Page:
Bloch was born in Geneva on July 24, 1880 to Jewish parents. He began playing the violin at age 9. He began composing soon after. He studied music at the conservatory in Brussels, where his teachers included the celebrated Belgian Violinist Eugène Ysaÿe. He then travelled around Europe, moving to Germany (where he studied composition from 1900–1901 with Iwan Knorr at the Hoch Conservatory in Frankfurt), on to Paris in 1903 and back to Geneva before settling in the United States in 1916, taking US citizenship in 1924. He held several teaching appointments in the USA with George Antheil, Frederick Jacobi, Quincy Porter, Bernard Rogers, and Roger Sessions among his pupils. See: List of music students by teacher: A to B#Ernest Bloch.
Suzanne Bloch, born in 1907, was a musician particularly interested in Renaissance music who taught harpsichord, lute and composition at the Juilliard School in New York.
Lucienne Bloch, born in 1909, worked as Diego Rivera's chief Photographer on the Rockefeller Center mural project, became friends with Rivera's wife, the Artist Frida Kahlo, and took some key photos of Kahlo and the only photographs of Rivera's mural (which was destroyed because Lenin was depicted in it).
In 1917, Bloch became the first Teacher of composition at Mannes School of Music, a post he held for three years. In December 1920 he was appointed the first Musical Director of the newly formed Cleveland Institute of Music, a post he held until 1925. Following this he was Director of the San Francisco Conservatory of Music until 1930. He spent most of the following decade in Switzerland where he composed his Avodath Hakodesh ("Sacred Service") before returning to the USA in 1939.
In 1941, Bloch moved to the small coastal community of Agate Beach, Oregon and lived there the rest of his life. He taught and lectured (mostly summers) at the University of California, Berkeley until 1951. In 1952 he is named “Professeur Eméritus de l'Université de Berkeley," even though he was not a full-time professor.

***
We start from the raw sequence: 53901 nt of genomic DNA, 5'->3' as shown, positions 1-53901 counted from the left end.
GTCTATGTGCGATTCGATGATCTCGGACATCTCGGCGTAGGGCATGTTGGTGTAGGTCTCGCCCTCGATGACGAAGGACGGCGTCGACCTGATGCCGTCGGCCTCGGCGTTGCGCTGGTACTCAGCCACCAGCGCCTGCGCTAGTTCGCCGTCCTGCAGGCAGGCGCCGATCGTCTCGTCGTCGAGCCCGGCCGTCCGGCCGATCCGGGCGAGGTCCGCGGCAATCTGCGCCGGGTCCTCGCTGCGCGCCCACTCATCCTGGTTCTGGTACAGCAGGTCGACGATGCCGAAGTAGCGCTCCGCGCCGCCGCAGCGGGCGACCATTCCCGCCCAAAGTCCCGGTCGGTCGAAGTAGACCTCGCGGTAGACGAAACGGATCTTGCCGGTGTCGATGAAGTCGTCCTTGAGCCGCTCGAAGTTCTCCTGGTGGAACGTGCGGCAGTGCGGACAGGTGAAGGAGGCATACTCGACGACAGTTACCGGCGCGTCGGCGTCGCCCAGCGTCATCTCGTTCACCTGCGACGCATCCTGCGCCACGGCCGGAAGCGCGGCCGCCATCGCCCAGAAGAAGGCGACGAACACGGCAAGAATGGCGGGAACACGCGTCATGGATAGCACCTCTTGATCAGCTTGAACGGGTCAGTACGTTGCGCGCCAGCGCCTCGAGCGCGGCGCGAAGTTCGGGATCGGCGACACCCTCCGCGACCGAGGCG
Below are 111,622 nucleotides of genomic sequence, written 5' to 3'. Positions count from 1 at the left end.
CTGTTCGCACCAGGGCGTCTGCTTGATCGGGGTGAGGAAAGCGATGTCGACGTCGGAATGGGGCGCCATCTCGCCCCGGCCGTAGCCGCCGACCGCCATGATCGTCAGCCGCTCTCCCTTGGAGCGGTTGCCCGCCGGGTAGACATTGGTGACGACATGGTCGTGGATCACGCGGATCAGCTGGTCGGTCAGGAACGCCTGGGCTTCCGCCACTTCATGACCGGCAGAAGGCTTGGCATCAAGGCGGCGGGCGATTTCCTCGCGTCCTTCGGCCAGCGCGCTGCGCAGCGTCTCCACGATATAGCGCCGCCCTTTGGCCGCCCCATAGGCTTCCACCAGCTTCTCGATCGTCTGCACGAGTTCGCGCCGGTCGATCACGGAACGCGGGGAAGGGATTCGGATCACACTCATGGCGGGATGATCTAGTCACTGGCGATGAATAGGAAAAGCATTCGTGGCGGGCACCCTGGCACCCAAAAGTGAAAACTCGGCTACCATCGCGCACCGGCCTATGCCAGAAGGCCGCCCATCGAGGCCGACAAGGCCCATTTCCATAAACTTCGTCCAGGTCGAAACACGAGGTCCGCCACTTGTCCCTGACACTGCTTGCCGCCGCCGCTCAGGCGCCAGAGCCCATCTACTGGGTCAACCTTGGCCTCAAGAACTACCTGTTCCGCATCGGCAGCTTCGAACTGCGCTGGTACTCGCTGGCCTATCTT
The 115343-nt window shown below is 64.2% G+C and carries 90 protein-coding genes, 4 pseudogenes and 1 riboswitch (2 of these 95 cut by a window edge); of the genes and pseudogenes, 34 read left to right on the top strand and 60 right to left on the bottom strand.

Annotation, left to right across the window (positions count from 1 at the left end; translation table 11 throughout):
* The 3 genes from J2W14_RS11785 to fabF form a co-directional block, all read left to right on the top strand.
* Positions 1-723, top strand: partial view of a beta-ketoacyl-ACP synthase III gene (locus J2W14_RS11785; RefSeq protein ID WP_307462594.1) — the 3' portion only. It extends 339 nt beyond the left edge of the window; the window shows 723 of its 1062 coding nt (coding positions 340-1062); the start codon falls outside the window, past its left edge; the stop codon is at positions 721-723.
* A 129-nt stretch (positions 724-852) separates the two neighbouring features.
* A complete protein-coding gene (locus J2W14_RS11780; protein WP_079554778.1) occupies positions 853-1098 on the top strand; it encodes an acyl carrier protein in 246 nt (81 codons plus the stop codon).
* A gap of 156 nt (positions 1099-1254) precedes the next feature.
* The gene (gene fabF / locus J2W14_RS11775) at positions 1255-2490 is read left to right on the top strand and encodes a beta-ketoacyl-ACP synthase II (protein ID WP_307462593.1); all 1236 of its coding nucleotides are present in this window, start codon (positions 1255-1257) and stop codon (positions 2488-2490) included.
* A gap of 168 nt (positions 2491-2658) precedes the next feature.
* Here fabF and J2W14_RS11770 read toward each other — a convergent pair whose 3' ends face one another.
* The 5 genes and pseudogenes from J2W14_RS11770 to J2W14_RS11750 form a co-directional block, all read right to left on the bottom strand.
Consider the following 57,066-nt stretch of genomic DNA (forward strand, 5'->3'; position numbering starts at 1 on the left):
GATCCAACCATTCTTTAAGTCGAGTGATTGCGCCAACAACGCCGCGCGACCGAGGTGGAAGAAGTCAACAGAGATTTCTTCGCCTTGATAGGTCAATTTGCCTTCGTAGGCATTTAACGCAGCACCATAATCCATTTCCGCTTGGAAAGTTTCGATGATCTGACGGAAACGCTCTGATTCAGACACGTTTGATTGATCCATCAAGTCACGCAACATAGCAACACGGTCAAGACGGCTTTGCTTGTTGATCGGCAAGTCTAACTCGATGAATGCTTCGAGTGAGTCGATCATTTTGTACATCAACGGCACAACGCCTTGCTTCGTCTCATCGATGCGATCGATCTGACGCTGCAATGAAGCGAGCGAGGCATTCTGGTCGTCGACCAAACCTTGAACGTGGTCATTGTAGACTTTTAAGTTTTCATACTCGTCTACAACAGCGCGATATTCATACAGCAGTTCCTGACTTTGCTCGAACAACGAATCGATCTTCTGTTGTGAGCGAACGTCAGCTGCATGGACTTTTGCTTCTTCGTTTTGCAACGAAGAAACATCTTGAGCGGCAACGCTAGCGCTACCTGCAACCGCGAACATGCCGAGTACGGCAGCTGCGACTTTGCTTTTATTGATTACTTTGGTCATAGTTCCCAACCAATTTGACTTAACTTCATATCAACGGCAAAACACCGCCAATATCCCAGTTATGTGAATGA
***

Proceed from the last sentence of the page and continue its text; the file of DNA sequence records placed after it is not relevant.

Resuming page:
He died on July 15, 1959 in Portland, Oregon, of cancer at the age of 78. In keeping with a special tradition, Lucienne Bloch and her husband, Steve Dimitroff, prepared several death masks of Ernest Bloch. This once-common practice was usually undertaken to create a memento or portrait of the deceased, but it is unusual for an immediate family member to make the death mask. The Center for Creative Photography and the San Francisco Conservatory of Music each have a copy of Bloch's death mask. His body was cremated and his ashes were scattered near his home in Agate Beach.
Bloch's photography was discovered by Eric B. Johnson in 1970. With the encouragement of Bloch's children, Johnson edited and printed hundreds of his photographs which can be viewed at http://www.ericjohnsonphoto.com
The Bloch Memorial, which was dedicated by Oregon Governor Bob Straub with Ernest Bloch's three children at his side on April 10, 1976, was moved from near his house in Agate Beach to a more prominent location in front of the Newport Performing Arts Center in Newport, Oregon. In 2009, the City of Newport City Council designated a street in Newport as Ernest Bloch Place. In 2016, the Oregon Department of Transportation Board of Commissioners officially designated the Ernest Bloch Memorial Wayside in the area of Agate Beach where the original Ernest Bloch Memorial was dedicated in 1976. The Ernest Bloch Memorial Wayside and Monument will be formally dedicated in 2018.
Many of the photographs Bloch took—over 6,000 negatives and 2,000 prints many printed by Eric Johnson from the original negatives—are in the Ernest Bloch Archive at the Center for Creative Photography at the University of Arizona in Tucson along with photographs by the likes of Ansel Adams, Edward Weston and Richard Avedon.